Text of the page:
<< by on February 20th, 2007
10. Too Many Keywords in the Meta Keywords Tag.
While not the most important tag for SEO purposes anymore, the meta keywords tag does offer some small benefit. Because the meta keywords tag is part of the total page content, adding keywords to this tag can help improve your overall keyword density on a page. HOWEVER, I typically find that many websites that employ a meta keywords tag make the mistake of stuffing this tag with all of the keywords for the site.
We recommend using only the keywords you are targeting on that individual page in this tag. By using just one keyword in this tag, you reduce the overall number of words on the page, giving you a better chance at a higher overall keyword density. So use just a few keywords appropriate and unique to your page. Which leads us to our next mistake…
9. Same Meta Keywords Tag on Every Page of the Website.
Often I find that website owners put the SAME meta keywords on every page of the website. Every page isn’t about the same content, is it? Use the keywords tag as a way to define the keyword for a given page instead.
I most often see this problem with content management systems (CMS). Often CMS systems may use one meta keywords tag and meta description tag on EVERY page. You should be able to edit each page, and if you can’t — make the request of your CMS vendor. It’s OK to have a default keywords tag if you don’t have a special tag for a page, but you definitely want the ability to change it for every page.
8. No Meta Description Tag.
Along the same lines as #10, I often find that web pages lack a meta description tag. This tag isn’t just important from a keyword density standpoint, but it also is the default description Google uses for your search engine ranked listing. So make it count! Create a description tag with a compelling marketing message — but not too over the top — one that entices the searcher to click on your Google listing.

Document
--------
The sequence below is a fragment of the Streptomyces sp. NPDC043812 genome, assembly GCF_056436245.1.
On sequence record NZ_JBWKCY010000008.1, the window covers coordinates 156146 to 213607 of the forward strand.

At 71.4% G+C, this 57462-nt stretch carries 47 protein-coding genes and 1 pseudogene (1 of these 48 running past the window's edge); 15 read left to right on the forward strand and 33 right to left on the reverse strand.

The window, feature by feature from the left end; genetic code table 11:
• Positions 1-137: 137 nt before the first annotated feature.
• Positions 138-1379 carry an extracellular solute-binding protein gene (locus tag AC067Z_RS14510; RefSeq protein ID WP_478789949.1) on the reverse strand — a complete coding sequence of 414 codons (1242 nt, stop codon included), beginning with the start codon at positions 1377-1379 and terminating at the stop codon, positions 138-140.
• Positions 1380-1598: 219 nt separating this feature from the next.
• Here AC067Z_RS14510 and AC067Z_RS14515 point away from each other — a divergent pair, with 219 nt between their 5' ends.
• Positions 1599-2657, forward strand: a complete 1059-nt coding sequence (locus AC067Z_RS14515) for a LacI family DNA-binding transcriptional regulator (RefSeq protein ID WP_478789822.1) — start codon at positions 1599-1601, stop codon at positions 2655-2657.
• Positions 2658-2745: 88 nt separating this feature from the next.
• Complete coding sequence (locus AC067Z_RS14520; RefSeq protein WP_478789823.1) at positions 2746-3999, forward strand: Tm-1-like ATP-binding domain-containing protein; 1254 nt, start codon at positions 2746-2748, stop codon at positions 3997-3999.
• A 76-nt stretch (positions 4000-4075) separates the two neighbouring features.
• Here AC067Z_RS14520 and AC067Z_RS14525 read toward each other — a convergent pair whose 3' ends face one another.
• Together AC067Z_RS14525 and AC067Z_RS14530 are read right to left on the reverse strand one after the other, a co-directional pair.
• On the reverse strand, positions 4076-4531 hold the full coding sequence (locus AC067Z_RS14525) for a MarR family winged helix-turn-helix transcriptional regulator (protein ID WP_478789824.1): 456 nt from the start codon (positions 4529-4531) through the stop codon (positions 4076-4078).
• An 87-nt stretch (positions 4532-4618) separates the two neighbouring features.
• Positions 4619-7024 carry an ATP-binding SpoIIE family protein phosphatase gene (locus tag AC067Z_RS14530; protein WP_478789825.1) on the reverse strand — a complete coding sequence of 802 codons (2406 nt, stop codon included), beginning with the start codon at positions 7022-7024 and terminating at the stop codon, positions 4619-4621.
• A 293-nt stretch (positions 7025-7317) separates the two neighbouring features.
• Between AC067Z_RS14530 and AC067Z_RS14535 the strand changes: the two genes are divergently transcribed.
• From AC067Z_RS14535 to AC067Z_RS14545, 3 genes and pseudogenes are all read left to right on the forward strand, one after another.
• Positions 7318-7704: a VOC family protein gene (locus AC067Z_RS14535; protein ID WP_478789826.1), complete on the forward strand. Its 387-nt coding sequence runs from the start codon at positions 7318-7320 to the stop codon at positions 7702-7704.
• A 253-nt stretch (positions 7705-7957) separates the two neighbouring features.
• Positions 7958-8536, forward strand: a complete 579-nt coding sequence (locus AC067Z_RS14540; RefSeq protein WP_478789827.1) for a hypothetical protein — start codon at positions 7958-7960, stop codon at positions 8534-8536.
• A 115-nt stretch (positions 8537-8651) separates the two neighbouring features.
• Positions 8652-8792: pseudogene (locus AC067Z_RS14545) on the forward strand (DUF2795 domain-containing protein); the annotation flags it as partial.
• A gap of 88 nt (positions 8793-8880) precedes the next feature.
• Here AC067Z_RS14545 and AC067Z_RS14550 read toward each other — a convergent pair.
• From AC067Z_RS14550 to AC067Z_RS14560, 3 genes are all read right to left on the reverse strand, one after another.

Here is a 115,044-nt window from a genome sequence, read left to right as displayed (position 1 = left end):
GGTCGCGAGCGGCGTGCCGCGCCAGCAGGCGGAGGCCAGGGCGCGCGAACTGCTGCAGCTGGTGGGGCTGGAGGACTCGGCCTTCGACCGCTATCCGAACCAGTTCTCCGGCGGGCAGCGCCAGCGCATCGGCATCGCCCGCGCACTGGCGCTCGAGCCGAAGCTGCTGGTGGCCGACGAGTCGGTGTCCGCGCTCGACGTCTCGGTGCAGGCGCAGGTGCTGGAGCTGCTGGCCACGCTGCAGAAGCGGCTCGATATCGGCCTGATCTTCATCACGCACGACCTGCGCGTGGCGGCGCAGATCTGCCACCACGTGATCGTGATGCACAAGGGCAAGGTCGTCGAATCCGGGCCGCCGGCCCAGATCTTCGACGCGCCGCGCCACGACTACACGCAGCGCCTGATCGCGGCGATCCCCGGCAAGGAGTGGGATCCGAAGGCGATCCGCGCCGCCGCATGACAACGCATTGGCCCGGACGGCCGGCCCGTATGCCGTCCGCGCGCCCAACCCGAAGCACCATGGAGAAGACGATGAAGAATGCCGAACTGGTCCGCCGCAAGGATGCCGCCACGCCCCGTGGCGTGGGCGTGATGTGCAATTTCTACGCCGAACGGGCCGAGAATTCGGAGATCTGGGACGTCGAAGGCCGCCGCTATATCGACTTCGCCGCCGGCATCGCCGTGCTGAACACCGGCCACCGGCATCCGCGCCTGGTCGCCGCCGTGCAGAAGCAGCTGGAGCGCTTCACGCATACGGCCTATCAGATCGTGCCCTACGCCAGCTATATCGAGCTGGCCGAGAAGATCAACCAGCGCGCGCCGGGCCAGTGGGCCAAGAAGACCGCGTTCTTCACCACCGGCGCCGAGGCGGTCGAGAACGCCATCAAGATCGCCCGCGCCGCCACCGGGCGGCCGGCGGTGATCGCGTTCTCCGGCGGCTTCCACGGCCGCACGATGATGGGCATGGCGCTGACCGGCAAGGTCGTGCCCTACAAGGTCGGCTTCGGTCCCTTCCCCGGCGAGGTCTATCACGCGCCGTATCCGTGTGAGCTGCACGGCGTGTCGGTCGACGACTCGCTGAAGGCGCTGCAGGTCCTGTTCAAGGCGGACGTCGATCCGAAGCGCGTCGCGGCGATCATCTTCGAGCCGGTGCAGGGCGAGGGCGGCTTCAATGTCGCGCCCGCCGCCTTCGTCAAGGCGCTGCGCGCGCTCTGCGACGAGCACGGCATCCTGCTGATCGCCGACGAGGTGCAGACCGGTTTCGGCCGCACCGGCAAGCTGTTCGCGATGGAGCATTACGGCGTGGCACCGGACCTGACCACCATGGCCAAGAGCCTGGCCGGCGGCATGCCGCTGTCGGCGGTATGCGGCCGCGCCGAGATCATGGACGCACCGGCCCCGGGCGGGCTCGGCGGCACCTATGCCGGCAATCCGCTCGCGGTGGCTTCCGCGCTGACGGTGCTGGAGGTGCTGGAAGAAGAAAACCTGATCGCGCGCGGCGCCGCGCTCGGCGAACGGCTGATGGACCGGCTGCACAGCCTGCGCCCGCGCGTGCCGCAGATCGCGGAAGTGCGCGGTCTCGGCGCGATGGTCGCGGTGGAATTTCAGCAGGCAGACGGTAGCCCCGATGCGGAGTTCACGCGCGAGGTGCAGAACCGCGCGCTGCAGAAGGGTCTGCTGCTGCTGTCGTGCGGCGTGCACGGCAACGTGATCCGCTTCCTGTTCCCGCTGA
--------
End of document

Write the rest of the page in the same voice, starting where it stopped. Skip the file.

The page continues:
7. Same Meta Description Tag on Every Page of the Website.
Along the same lines as #9, be sure to have a different meta description on each page of your website. Each page has a unique message, right? Make sure that comes across in your description tag.
Also, if you use a CMS system, you may find that you are defaulted to the same description tag on every page. Request a change in your CMS from the vendor — you need the ability to change each page as needed.
Like other page elements, words contained in links appear to be important to the search engine content algorithm. Use links in content when appropriate. I’ve also found that when two identical pages were tested, one with links in the body copy itself actually improved website stickiness over a page without links within the body copy.
I don’t think the filename has a very strong impact on SEO, but it can have some. So it doesn’t hurt to name your pages after the keyword for that page. If the page is about running shoes, why not name it “running-shoes.html”. As for using hyphens or underscores between words in the filename as shown in my example, I think either is fine, but I recommend using something between the words to make them more readable.
4. Body Content
Throughout the body content, include your keyword, in its exact form, when possible, but don’t be redundant. There’s more value to having the full keyword (ex. online survey software) than having just a part of the term (ex. online survey) or the same words in a different order (ex. software to create an online survey).
3. Boldness Only Applied via the External Style Sheet.
CSS is great to use, but many search engine robots that index your website cannot read styles contained in an external style sheet. So apply bold tags, when possible, on the page itself. I believe that the content algorithms of the engines give more weight to keywords in bold on a page, assuming that they are very important to the page.
2. Use of <span> Tags Instead of H Tags for Page Headlines and Subheads.
Nothing aggravates me more than bad use of CSS. Often I find that many webmasters use the <span> tag instead of <h1> to denote a headline — simply because an external style sheet is being used. PLEASE use the <h1> tag instead for headlines and assign the styles for the tag (font, size, etc.) in your external style sheet. Search engines have no idea what <span class=”headline”> means, but they do understand that the <h1> tag is a very important tag, denoting a headline. I believe that the engine content algorithms give more weight to keywords appearing in that tag. So use them!
1. Same Title Tag on Every Page of Website.
ARGH! In addition to keyword density, Google sees a Title as a very important part of your page. Keywords housed in this tag appear to be important words to the overall meaning of the page — and, I believe, have heavier weight in Google’s content algorithm. Google also uses the Title tag as the “link” in your search engine rank listing, so make the Title tag memorable and compelling.